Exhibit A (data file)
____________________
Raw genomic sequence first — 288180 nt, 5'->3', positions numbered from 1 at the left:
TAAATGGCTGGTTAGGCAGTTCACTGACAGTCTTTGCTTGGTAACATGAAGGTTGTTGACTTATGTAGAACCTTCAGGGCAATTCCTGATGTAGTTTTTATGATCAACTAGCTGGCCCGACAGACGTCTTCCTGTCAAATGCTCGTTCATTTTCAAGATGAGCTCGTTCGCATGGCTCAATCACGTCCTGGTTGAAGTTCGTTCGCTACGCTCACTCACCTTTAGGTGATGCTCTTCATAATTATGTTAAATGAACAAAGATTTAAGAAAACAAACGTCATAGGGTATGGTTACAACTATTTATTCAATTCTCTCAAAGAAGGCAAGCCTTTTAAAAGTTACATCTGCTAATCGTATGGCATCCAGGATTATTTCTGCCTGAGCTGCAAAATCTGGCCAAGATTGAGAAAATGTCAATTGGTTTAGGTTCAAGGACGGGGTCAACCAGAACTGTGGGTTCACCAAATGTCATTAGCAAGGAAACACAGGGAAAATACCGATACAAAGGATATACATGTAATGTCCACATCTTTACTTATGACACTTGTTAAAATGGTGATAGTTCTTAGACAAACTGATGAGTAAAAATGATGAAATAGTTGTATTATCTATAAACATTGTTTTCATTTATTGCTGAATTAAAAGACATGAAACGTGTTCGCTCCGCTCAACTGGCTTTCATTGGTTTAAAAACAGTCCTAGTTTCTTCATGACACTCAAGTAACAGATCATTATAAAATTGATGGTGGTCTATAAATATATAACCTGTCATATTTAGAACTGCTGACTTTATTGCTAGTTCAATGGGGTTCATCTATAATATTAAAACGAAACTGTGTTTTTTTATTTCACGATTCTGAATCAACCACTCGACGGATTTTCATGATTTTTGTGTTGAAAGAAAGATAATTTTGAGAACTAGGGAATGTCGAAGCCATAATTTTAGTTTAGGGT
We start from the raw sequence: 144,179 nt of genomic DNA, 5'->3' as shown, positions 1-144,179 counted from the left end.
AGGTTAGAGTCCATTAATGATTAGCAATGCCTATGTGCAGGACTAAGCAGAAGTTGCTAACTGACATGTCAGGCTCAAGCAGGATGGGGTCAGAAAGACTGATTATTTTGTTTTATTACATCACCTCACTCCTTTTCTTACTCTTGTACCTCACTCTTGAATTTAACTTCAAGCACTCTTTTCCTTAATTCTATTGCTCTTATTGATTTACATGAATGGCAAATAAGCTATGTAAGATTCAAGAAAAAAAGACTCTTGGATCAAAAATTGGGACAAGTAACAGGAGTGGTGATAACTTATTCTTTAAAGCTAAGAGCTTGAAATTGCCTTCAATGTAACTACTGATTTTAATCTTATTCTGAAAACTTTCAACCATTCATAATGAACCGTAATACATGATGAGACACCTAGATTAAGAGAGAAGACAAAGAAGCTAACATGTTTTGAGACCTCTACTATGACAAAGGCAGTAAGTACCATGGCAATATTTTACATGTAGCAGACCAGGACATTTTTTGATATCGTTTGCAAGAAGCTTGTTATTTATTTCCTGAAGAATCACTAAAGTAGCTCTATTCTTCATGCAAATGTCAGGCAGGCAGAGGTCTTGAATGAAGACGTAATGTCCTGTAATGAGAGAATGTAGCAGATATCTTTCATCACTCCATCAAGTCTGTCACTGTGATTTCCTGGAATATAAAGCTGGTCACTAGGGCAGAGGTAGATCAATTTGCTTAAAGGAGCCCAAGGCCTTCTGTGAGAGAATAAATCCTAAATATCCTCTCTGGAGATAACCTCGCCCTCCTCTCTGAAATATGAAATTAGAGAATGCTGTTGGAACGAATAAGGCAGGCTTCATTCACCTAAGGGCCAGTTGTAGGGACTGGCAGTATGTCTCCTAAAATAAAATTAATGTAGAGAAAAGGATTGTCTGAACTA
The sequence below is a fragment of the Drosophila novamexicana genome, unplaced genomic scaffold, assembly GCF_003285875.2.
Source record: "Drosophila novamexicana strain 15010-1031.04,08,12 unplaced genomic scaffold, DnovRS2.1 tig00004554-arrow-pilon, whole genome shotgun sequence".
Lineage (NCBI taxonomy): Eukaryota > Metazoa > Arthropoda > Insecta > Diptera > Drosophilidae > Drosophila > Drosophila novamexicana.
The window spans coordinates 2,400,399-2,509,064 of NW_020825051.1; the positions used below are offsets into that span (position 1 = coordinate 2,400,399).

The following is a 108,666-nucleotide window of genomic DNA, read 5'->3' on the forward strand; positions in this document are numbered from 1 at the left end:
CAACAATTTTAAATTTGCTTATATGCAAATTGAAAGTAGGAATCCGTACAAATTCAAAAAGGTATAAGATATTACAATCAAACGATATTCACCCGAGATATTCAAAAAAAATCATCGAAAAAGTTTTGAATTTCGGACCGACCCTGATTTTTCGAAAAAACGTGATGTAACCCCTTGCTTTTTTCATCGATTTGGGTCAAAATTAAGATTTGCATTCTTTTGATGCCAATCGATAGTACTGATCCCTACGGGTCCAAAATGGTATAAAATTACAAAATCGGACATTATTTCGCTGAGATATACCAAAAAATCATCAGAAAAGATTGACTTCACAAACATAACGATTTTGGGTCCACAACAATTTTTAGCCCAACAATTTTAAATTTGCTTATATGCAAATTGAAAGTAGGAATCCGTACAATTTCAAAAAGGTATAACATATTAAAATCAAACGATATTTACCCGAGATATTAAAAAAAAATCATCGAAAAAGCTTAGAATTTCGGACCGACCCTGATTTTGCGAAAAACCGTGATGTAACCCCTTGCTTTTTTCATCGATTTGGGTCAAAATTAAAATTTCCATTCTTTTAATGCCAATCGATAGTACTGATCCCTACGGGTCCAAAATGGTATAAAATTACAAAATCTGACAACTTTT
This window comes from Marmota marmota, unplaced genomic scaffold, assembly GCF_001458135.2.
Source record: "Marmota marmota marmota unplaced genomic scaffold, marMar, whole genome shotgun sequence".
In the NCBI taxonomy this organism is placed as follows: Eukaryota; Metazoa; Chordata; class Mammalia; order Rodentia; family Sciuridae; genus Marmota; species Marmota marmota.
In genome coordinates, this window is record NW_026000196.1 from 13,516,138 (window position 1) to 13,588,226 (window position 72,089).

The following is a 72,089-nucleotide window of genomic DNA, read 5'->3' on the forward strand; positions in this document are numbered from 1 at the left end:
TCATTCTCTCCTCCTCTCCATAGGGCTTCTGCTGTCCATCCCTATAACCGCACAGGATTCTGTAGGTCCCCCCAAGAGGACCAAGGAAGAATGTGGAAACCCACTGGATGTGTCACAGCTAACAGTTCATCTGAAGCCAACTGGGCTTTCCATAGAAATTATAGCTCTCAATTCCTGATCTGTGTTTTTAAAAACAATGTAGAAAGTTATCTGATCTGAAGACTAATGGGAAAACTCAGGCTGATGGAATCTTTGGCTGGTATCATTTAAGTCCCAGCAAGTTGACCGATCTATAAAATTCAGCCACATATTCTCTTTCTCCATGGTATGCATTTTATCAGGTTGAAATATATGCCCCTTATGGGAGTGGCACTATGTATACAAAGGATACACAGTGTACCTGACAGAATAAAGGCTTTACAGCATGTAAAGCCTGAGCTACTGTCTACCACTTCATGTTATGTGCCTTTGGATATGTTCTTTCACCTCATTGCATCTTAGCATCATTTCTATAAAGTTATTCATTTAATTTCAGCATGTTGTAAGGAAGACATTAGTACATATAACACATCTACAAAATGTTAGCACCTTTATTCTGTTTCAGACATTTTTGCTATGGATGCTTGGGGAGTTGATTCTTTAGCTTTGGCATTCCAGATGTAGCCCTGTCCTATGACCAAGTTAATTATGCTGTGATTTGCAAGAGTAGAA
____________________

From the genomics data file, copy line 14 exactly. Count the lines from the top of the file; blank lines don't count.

In genome coordinates, this window is record NW_026000196.1 from 13,516,138 (window position 1) to 13,588,226 (window position 72,089).